Submitted by Gina Teresa Orazi, who lives in Chicago.
The black travelling trunk sits in my living room, holding unknown answers to unasked questions. The trunk belonged to my mama. It held all of the possessions that came with her when she travelled by ship to America with her nine-month-old daughter.
I always thought Mama had bought the trunk in Italy. However, when my son carried the trunk into our home, he noticed a sticker that says it was made in the U.S.A., in Philadelphia, Pennsylvania.
Dad told me the trunk belonged to Mama. He didn’t want to discuss their early life in America. Why didn’t I insist on answers?
When he was seventeen, Dad immigrated to America to earn money to help his family. He had a hard life in the coal mines of Denbo, Pennsylvania. At age twenty seven, Dad returned to Italy to marry Mama.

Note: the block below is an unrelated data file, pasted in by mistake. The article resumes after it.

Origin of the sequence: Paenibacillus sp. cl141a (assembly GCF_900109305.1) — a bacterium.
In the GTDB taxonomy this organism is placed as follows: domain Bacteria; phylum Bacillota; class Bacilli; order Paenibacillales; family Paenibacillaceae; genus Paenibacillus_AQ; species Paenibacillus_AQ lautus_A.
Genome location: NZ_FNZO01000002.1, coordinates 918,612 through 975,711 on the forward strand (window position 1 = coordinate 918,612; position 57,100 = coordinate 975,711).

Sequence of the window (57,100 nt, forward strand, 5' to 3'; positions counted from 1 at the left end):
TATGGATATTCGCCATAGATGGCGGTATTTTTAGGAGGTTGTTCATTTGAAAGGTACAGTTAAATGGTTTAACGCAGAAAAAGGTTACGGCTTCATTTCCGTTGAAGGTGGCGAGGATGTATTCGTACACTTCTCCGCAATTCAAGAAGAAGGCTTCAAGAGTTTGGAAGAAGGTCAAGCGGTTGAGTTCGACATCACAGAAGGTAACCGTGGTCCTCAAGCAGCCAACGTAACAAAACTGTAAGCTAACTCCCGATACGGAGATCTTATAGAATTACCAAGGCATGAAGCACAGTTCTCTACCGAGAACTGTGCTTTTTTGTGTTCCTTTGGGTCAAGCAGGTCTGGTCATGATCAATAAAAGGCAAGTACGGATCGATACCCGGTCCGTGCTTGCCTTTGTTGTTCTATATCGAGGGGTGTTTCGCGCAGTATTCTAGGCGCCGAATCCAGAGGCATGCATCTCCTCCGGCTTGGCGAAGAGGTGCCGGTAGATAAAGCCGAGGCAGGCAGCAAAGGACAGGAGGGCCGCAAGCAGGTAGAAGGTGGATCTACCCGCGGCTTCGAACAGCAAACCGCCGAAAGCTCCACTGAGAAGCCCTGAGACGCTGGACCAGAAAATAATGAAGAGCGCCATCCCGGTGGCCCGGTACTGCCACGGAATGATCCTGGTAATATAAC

Dad had possibly purchased the trunk in Pennsylvania and filled it with items to take to his family in Italy. Could Mama have then filled the trunk with her embroidered linens and other items? Did she take bits of treasured memories? Did she shed tears of sorrow, knowing that she would probably never see her parents or her homeland again?
My sister has no memories of arriving in America and their early time here. My mama died when I was four, and I learned early in life not to ask Dad questions.
I admire the courage and strength of will that my parents had to leave the land of their birth and come to this challenging country. They gave me a life with many opportunities and blessings. Still, I wish the trunk could satisfy my nagging curiosity.